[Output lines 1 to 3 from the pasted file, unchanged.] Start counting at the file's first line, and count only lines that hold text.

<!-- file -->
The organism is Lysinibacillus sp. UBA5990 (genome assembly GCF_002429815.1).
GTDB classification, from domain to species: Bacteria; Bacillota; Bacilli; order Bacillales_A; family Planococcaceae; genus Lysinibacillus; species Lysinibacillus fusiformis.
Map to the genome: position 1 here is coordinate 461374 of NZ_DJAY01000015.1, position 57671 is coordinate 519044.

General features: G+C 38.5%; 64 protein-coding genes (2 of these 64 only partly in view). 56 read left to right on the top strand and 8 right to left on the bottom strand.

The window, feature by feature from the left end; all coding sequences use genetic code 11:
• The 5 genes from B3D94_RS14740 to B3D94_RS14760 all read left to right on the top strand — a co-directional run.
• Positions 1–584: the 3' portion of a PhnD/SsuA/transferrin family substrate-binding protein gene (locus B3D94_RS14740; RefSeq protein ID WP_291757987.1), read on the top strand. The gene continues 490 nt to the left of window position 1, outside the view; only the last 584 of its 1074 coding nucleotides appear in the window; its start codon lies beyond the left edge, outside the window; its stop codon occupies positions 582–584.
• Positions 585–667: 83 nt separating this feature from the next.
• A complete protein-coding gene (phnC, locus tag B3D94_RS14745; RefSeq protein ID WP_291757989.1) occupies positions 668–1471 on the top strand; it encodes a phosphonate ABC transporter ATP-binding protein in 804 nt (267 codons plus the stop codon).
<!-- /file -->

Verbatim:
The organism is Lysinibacillus sp. UBA5990 (genome assembly GCF_002429815.1).
GTDB classification, from domain to species: Bacteria; Bacillota; Bacilli; order Bacillales_A; family Planococcaceae; genus Lysinibacillus; species Lysinibacillus fusiformis.
Map to the genome: position 1 here is coordinate 461374 of NZ_DJAY01000015.1, position 57671 is coordinate 519044.